Traces of Israeli Uranium found in Lebanon

Khiam bomb crater tests positive for uranium

Tests carried out on samples taken from a bomb crater in the southern region of Khiam following the summer war with Israel showed the presence of uranium, Chris Busby, the British scientific secretary of the European Committee on Radiation Risk, told Environment and Development magazine for its December issue.

“The analysis was accurate and showed the presence of depleted uranium,” Busby said in a telephone interview with Environment Hotline, an environmental research team affiliated with the magazine.

Busby said in late October that samples taken from a bomb crater in Khiam had been sent for analysis to the Harwell laboratory in Oxfordshire, southern England. He added, at the time, that “samples thrown up by Israeli bombs showed elevated radiation signatures resulting from a new experimental weapon used by Israel.”

“There is no way the signs of uranium found in Khiam were the result of natural or industrial materials … Their only source is nuclear reactors,” Busby said.

The magazine says Busby’s statements in October spurred the Lebanese Atomic Energy Commission to take more samples from Khiam for analysis.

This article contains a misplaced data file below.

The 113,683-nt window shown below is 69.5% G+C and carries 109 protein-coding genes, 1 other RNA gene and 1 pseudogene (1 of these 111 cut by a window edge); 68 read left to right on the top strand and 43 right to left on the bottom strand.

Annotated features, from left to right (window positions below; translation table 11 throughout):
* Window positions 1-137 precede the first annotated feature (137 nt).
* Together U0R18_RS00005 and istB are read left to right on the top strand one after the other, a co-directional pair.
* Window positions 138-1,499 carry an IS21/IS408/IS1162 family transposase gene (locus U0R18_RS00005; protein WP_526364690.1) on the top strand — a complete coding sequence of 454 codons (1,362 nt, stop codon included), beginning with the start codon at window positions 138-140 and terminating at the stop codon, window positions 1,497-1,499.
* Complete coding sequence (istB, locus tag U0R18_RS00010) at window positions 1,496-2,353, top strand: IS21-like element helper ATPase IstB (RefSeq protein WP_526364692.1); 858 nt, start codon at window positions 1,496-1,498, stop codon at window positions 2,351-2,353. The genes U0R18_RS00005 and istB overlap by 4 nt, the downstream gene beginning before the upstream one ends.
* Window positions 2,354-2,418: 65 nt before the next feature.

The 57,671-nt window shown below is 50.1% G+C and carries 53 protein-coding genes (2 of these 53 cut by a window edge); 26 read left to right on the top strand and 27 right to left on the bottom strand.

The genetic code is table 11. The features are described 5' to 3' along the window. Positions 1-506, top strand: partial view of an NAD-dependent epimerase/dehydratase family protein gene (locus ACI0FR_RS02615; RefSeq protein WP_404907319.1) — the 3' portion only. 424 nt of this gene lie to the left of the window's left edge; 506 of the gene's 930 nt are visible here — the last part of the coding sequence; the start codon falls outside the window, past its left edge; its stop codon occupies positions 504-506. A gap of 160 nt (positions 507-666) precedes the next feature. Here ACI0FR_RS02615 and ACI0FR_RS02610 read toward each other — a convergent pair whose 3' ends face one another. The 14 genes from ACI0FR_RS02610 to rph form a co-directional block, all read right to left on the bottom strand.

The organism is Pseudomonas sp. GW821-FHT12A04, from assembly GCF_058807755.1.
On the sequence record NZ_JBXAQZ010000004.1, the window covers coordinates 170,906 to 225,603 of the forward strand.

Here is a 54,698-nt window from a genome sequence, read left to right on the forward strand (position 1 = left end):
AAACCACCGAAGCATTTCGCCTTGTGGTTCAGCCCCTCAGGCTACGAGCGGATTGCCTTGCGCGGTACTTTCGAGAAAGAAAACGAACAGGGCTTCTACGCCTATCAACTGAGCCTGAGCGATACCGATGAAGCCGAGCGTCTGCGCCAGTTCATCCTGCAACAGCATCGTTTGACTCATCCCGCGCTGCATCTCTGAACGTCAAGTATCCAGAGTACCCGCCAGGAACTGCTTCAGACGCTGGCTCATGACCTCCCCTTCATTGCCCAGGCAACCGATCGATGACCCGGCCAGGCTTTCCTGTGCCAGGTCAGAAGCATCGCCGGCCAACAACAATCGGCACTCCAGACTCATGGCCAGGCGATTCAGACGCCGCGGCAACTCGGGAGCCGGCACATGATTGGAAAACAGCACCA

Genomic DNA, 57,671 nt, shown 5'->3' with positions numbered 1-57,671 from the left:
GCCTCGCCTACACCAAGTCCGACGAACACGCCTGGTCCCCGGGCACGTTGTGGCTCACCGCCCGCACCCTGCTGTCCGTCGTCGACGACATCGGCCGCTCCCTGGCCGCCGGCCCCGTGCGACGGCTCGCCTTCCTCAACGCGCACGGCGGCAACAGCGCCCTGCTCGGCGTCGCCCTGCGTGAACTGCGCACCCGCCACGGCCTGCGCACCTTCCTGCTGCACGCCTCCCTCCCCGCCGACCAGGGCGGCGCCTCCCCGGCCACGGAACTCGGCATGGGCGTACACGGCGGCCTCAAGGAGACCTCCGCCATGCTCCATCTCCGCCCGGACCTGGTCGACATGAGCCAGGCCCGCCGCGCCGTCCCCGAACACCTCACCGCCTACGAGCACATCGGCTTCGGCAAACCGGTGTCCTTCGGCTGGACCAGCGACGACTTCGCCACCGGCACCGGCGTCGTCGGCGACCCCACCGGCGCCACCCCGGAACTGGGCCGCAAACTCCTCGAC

The United Nations Environment Program (UNEP), which has been studying ecological damage in Lebanon after the war, had also sent another team to gather samples from Khiam, a statement said.

“The results will be issued soon,” it added.

A team of 20 UNEP activists spent two weeks with their Lebanese counterparts at the beginning of October to evaluate the environmental impact of the month-long war.

The team tested air, water and soil samples at 30 heavily bombed sites in Southern Lebanon and the suburbs of southern Beirut.

The samples were sent to Switzerland for analysis.

However, a statement issued in early November ruled out the presence of uranium.

While a UNEP statement in November reassured the Lebanese that they were not in danger of exposure to radioactive materials, it called for further research on “the effects of using depleted uranium for military purposes.”

The UN results mirrored those of the National Council for Scientific Research, which also ruled out the presence of uranium in Lebanon.

In a statement issued on October 20, the council said 50 samples taken from several war-torn areas had tested negative for depleted uranium in tests conducted at the Lebanese Atomic Energy Commission.

The council and UNEP have both vowed to follow-up on the issue and conduct more tests, the magazine said.

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